What played on American television was far more morbid even if it channeled the same message. Stateside, Jackson’s drowning in quicksand delivery is soundtracked to clips of his live performances and music videos throughout the years. By this simple and almost haphazard mesh of old footage, we become witness to an artist being erased and almost eulogized in the pop culture pantheon. “Who is It ?” becomes the question of a jilted idol, wondering if he’s wasted the best part of his life to be pushed aside so carelessly. Its whispered rocking chair chorus is nonsense but also conveys a feeling of being left behind so suddenly. Ever since he was a child playing schoolyard games on the Ed Sullivan Show, the public had seemingly made a pact to love that kid forever. How could we have the nerve to turn our backs on him when things got rough?

But even as Dangerous and its singles were topping the charts, Jackson must have felt himself being slowly thrown away. His sharply honed sense of self-promotion/preservation picked up on the reality that people were tuning out his increasingly weird persona for dozens of down-to earth-imitators. While Bad had gone to the ludicrous extent of making the promotional full length feature Moonwalker to deify the King of Pop, this effort relied on Jackson calling every celebrity in the book to appear in his videos. Sure he had used collaborators in the past, but now non-musicians (or filmmakers) like Michael Jordon, Macaulay Culkin and Eddie Murphy were lurking about. To stay on top he needed to harvest the organs every early ’90s trend to keep to the monster walking and if that meant calling up Slash, putting Criss Cross on “Jam” or appearing at a Super Bowl halftime show then so be it.

Before the final downward spiral that would poison his name to all those who lie beyond the devoted and obsessed, “Who Is It?” would give Jackson a last chance to confront the public about their willingness to take back all of gifts they had lavished upon him. Of course it was rank hypocrisy. No one had logged more hours to puff up his status as a compelling global icon than MJ himself. The love given to him was bought and paid for with the same cynicism as the cheating girlfriend in Fincher’s video. His faux naiveté makes for a good song but it also can’t strip that realization away. Through this third tier hit’s dulcet and lumbering nocturnal beats, you can feel the itch of self-aggrandizement being scratched even more. What better way to punish people who will only buy your record 37 million times. – Neal Fersko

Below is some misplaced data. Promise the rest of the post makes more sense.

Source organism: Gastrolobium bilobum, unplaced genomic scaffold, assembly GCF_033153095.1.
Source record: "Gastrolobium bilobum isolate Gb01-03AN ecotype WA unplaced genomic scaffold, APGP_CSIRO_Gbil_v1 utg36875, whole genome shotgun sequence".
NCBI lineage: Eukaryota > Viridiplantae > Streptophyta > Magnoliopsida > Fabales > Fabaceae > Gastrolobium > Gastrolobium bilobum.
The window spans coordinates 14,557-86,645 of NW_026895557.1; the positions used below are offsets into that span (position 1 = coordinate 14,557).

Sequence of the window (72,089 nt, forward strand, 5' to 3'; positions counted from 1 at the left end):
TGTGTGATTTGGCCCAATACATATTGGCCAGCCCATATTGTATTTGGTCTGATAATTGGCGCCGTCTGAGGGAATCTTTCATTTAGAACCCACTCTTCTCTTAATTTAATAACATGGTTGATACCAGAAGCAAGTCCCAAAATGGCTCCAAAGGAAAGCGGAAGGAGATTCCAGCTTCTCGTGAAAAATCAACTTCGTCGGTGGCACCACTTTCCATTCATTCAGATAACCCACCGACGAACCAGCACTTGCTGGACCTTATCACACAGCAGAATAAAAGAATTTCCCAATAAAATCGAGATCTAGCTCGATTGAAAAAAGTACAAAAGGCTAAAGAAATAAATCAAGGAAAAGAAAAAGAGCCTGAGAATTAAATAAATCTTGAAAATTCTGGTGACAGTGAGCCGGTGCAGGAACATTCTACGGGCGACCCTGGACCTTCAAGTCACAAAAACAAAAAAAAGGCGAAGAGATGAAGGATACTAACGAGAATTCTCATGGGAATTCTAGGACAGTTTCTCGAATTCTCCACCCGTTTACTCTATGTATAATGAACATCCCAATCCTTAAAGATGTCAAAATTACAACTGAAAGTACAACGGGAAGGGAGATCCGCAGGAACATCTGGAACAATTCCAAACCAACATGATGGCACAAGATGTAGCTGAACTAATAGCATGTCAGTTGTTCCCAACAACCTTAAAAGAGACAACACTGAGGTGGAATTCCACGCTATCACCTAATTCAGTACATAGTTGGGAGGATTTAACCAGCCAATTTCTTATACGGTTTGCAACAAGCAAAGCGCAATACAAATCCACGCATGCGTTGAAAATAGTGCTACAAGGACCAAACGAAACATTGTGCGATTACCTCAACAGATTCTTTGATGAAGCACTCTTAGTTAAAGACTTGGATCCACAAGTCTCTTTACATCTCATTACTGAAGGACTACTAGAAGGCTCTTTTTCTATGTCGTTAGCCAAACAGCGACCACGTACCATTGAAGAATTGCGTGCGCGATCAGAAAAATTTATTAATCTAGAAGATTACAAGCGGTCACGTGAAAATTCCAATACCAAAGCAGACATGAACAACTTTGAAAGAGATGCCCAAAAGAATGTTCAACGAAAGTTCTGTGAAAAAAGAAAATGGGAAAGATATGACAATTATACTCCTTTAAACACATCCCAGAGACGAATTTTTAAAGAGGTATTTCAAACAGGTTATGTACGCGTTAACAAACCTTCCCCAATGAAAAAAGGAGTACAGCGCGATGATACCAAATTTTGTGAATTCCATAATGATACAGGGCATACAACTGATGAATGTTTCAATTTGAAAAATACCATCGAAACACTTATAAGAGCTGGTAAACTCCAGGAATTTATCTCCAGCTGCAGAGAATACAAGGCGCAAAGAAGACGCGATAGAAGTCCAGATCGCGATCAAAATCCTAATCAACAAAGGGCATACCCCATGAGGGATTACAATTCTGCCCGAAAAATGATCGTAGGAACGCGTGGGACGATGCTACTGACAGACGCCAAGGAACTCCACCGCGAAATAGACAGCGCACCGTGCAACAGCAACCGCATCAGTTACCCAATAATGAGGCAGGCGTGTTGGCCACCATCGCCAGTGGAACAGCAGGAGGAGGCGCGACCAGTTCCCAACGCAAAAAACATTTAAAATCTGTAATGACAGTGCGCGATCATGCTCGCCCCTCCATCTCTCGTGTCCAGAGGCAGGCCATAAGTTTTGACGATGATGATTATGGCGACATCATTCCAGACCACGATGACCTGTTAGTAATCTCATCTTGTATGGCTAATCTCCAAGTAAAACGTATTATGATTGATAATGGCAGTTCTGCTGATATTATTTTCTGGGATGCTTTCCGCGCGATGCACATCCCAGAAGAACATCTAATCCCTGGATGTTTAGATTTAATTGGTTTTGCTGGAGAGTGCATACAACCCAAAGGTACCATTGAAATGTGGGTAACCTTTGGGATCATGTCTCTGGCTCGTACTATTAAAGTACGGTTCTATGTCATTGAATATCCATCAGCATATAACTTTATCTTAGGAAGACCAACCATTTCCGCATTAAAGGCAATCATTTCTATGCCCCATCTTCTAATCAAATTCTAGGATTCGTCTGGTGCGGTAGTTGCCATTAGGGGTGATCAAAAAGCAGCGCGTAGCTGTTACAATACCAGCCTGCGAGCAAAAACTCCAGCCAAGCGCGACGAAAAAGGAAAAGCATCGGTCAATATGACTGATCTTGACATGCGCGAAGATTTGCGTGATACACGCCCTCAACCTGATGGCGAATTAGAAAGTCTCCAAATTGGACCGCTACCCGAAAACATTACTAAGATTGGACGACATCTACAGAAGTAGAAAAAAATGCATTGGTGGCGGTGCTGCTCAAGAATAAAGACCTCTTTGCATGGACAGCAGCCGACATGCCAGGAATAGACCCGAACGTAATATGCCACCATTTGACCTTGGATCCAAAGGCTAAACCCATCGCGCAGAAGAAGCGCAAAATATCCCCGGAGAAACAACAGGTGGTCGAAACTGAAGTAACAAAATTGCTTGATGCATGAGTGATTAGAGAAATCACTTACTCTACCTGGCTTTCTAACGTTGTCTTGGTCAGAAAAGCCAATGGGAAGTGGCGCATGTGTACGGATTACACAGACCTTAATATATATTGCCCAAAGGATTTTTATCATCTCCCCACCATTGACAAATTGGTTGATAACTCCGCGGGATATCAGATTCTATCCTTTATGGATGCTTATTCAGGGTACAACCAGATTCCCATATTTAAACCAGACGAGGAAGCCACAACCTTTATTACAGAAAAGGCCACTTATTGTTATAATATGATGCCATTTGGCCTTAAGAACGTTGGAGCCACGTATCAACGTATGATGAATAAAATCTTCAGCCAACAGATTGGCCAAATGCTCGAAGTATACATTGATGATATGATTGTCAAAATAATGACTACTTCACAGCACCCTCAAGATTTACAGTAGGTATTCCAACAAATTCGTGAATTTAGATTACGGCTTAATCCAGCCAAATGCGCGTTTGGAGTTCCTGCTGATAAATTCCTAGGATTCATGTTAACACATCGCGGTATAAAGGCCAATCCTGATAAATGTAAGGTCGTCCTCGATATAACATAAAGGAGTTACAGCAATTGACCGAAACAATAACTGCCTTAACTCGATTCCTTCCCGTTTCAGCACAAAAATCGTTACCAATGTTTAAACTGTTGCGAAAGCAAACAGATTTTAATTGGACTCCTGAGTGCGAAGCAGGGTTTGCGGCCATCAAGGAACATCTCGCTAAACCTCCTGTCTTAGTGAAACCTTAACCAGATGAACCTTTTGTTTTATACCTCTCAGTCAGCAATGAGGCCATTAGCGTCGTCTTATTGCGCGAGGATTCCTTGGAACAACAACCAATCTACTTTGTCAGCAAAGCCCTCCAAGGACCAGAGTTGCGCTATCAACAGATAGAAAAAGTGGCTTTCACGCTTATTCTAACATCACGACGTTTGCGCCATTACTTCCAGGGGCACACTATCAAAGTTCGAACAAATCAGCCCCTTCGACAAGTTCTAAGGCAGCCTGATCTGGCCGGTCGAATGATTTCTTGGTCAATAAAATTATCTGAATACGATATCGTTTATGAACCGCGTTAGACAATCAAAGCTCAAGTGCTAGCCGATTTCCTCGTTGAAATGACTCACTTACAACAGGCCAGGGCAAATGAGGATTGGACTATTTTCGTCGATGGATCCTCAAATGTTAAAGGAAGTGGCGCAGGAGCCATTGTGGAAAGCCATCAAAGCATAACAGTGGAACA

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Your polo-garbed friend listens to Jack Johnson’s warbling or whatever Rhianna single is currently crooning over the airwaves. That guy in the group with slightly stringier hair is incomprehensibly dedicated to spinning Pink Floyd records and occasionally dabbles in the finer points of Tool’s discography. There’s the DC transplant who just can’t get enough UGK, Wale, and Lil Wayne. And of course, the group’s resident indie-rock aficionado, more excited about Passion Pit cutting a full LP then anything that’s happening on the news. Except for the loss of Michael Jackson.

Because the beauty of Jackson’s pop sensibilities is that they crossed the spectrum of tastes, interests and identities – its safe to say just about everyone likes Thriller. And even though all my friends have very different tastes in music, very different songs and artists they care to hear during a party, trip to a bar, a local concert, or just on the house stereo, they all love Jacko. Even if its just every once in a while.

One particular MJ song that resonates within our little group, and often prompts impassioned sing-alongs, is “Will You Be There” off of 1991’s Dangerous. The Free Willy popularized track combines just the right amounts of emotional duress, charged production, and musical bombast with Jackson’s unique vocal sensibilities. It’s easy to sing along to, has a way of putting the most sad-sack listener in a good mood and reminds the nostalgic of my generation what made their childhood great.

But most importantly, the song is unequivocally Michael Jackson at his finest. And he was right when he sang, “Seems that the world’s got a role for me.”

Michael, you will be missed. But don’t worry, we’ll keep singing along. – Michael Merline

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As did so many others, I watched Michael Jackson grow up. Like a sister who is a little more than a decade older, I cherished his performances and fretted about what appeared to be his personal decline and strange choices, parting ways with him in recent years. When CNN Breaking News blurted his sudden death, the song that popped into my mind was one of my many Michael Jackson favorites — “Never Can Say Goodbye.” Written in 1971 by Clifton Davis (before he became an actor) for the Jackson 5, Michael was only 12 when he sang the lead with backups by brothers Tito, Jermaine, Jackie and Marlon. “Never Can Say Goodbye” only hit #2 on Billboard’s Top Singles chart, although, reflective of the times, it was #1 on Billboard’s Black Singles chart. “Never Can Say Goodbye” has since been recorded by others, the best of which, in my opinion, were the renditions of Isaac Hayes and Gloria Gaynor (a disco version). Recently, Will Ferrell tried to sing this song on the first episode of Conan O’Brien’s Tonight Show, and as Norma Jean in Happy Feet Nicole Kidman sings a few bars.